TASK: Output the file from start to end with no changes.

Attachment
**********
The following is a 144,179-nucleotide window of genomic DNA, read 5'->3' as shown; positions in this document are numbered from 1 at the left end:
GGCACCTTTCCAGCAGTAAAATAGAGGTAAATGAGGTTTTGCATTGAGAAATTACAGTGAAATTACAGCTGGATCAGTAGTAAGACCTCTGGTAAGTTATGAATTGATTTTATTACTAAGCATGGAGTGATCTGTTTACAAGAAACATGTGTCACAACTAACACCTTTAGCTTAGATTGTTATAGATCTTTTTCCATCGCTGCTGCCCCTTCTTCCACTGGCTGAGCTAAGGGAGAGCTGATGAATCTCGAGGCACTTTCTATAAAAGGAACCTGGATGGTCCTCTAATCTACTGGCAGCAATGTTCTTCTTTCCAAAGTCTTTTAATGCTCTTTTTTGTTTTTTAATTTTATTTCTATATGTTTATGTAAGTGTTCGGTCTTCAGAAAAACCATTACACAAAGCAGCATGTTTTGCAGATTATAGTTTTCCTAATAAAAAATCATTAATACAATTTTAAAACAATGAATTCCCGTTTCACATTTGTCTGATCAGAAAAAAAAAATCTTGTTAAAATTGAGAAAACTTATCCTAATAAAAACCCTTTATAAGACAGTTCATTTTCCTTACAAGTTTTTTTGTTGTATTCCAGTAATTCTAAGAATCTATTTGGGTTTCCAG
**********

The following is a 144,179-nucleotide window of genomic DNA, read 5'->3' as shown; positions in this document are numbered from 1 at the left end:
GGCACCTTTCCAGCAGTAAAATAGAGGTAAATGAGGTTTTGCATTGAGAAATTACAGTGAAATTACAGCTGGATCAGTAGTAAGACCTCTGGTAAGTTATGAATTGATTTTATTACTAAGCATGGAGTGATCTGTTTACAAGAAACATGTGTCACAACTAACACCTTTAGCTTAGATTGTTATAGATCTTTTTCCATCGCTGCTGCCCCTTCTTCCACTGGCTGAGCTAAGGGAGAGCTGATGAATCTCGAGGCACTTTCTATAAAAGGAACCTGGATGGTCCTCTAATCTACTGGCAGCAATGTTCTTCTTTCCAAAGTCTTTTAATGCTCTTTTTTGTTTTTTAATTTTATTTCTATATGTTTATGTAAGTGTTCGGTCTTCAGAAAAACCATTACACAAAGCAGCATGTTTTGCAGATTATAGTTTTCCTAATAAAAAATCATTAATACAATTTTAAAACAATGAATTCCCGTTTCACATTTGTCTGATCAGAAAAAAAAAATCTTGTTAAAATTGAGAAAACTTATCCTAATAAAAACCCTTTATAAGACAGTTCATTTTCCTTACAAGTTTTTTTGTTGTATTCCAGTAATTCTAAGAATCTATTTGGGTTTCCAG